Considering it still doesn't exactly justify being spread over two episodes, I actually enjoyed Dreamland II a lot more than its predecessor. While it still remains a little flat and spends far too long coasting ahead of its underwhelming conclusion, I enjoyed the general theme that ran through the hour, of Mulder somewhat having wasted his life. Here's a man who had it all at one point, yet became so consumed with alien conspiracies and hunting for the truth that it eclipsed what could have been a successful career and personal life.
Morris Fletcher instead arrives and takes charge of his existence, having fun being Mulder instead of just passively moving through life. He even makes a pass at Scully, something Mulder has never done. If anything, Fletcher's interaction with Scully creates some of the hour's finest moments, and there's a general air of cuteness about their hanging out on Mulder's bed, capped by Scully manipulating Fletcher into a pair of handcuffs and confronting him over the body swap.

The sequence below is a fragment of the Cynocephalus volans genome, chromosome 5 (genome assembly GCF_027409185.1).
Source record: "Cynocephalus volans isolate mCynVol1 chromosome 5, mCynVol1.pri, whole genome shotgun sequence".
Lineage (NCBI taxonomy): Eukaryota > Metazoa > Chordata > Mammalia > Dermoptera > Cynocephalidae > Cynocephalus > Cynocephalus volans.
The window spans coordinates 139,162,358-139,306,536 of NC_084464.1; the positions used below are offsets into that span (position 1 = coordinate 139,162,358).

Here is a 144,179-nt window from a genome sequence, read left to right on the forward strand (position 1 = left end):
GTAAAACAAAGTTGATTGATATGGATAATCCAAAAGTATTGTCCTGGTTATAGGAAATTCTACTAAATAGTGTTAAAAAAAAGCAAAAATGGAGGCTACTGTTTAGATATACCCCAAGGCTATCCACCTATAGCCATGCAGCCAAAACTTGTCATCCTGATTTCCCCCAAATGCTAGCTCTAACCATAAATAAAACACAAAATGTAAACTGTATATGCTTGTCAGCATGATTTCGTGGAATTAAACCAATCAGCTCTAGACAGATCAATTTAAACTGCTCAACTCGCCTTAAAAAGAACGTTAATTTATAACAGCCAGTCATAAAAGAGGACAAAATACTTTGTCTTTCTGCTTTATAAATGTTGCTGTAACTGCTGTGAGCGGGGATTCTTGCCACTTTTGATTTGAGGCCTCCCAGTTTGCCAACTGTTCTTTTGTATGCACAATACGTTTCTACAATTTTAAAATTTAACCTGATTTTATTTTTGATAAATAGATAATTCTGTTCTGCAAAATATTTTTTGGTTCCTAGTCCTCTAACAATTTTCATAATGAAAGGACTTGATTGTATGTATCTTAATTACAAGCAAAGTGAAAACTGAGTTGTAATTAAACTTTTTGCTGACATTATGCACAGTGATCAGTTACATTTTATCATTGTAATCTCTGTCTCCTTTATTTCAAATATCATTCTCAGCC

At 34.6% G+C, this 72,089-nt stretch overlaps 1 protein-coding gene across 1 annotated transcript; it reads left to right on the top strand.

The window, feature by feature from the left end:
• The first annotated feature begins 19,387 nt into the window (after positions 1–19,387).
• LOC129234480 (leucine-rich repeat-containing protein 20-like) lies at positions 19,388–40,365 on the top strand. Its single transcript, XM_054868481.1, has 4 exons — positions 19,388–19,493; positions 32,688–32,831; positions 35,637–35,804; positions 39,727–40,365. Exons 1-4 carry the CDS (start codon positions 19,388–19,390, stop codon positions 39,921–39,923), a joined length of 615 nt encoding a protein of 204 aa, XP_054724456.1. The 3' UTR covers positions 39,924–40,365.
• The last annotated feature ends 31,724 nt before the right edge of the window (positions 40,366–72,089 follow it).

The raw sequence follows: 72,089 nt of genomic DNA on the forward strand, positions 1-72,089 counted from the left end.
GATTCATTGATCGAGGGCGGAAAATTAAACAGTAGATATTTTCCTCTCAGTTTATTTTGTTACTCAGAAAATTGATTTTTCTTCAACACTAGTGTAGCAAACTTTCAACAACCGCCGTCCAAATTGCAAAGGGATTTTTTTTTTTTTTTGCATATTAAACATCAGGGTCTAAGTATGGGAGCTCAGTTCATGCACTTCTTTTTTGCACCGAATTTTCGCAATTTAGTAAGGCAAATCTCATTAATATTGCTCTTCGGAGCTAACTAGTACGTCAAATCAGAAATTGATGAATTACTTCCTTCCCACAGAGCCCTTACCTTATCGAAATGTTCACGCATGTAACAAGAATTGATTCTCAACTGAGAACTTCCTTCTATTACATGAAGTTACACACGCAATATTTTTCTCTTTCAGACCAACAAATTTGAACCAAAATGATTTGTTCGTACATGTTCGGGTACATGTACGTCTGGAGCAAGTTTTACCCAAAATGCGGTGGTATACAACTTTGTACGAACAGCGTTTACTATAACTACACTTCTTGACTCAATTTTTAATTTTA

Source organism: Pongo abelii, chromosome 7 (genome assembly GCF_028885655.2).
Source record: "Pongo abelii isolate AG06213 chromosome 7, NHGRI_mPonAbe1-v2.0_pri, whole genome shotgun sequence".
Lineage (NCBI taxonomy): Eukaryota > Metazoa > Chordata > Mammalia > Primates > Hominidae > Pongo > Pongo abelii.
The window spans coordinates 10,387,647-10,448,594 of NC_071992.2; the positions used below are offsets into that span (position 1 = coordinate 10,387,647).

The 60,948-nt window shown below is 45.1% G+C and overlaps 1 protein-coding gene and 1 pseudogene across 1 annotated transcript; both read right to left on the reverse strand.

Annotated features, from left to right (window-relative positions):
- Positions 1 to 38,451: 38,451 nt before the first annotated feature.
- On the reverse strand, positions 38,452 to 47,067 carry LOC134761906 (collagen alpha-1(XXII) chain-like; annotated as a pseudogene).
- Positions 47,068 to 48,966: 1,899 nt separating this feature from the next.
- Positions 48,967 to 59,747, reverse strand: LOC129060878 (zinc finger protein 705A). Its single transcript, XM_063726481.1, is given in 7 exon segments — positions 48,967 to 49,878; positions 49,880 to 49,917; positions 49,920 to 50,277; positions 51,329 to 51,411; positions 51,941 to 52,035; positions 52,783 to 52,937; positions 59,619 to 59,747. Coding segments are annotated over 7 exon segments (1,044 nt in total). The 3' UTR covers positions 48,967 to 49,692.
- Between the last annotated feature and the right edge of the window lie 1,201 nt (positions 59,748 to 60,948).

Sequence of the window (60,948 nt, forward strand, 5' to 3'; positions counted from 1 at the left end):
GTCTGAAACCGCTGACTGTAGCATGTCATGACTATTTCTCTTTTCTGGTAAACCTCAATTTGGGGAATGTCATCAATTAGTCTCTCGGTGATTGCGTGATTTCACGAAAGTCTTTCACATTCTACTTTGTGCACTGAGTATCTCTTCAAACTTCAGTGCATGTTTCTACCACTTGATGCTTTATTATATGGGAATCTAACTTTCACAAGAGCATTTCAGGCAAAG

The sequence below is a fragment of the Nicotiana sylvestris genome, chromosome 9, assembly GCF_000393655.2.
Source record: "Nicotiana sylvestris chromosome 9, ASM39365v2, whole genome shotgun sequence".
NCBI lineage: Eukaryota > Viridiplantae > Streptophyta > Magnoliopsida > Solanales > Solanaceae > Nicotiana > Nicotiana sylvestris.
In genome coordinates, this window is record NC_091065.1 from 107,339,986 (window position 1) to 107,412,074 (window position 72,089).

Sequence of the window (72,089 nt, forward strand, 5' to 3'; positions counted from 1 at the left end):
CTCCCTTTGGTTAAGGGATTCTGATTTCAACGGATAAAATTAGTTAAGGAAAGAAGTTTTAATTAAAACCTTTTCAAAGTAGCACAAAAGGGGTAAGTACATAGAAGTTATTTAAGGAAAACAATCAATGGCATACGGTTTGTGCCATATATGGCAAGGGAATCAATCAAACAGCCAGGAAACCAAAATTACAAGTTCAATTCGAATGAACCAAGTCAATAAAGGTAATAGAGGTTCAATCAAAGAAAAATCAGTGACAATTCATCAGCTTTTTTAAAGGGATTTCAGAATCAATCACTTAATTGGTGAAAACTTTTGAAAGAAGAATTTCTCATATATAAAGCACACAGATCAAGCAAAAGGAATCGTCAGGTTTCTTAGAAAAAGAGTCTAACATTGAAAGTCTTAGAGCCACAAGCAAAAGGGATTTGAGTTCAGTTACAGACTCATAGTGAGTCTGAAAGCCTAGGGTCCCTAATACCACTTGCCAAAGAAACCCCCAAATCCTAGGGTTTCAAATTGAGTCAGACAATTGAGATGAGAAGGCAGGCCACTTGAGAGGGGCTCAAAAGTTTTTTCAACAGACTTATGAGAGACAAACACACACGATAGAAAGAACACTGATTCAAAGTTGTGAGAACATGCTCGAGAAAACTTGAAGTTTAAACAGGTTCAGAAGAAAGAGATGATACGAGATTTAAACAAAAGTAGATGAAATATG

I know Dreamland gets a lot of praise, but I didn't love the thing. There are obviously some great 'moments' through both hours that are worthy of attention (in particular the flashback opener to this episode and the mirror dance sequence last week), but as a two-hour story, it doesn't have a whole lot of drive or meaning. Eh. Great acting work, but it didn't work for me. C+
Guest stars Michael McKean (Morris Fletcher); John Mahon (General Wegman); Michael Buchman Silver (Howard Grodin); Scott Allan Campbell (Jeff Smoodge); Julia Vera (Lana Chee); Andrew Sikking (Soldier); Chris Ufland (Sam); Tom Braidwood (Melvin Frohike); Dean Haglund (Ringo Langley); Bruce Harwood (John Fitzgerald Byers); Nora Dunn (JoAnne Fletcher)
Writers Vince Gilligan, John Shiban, Frank Spotnitz Director Michael Watkins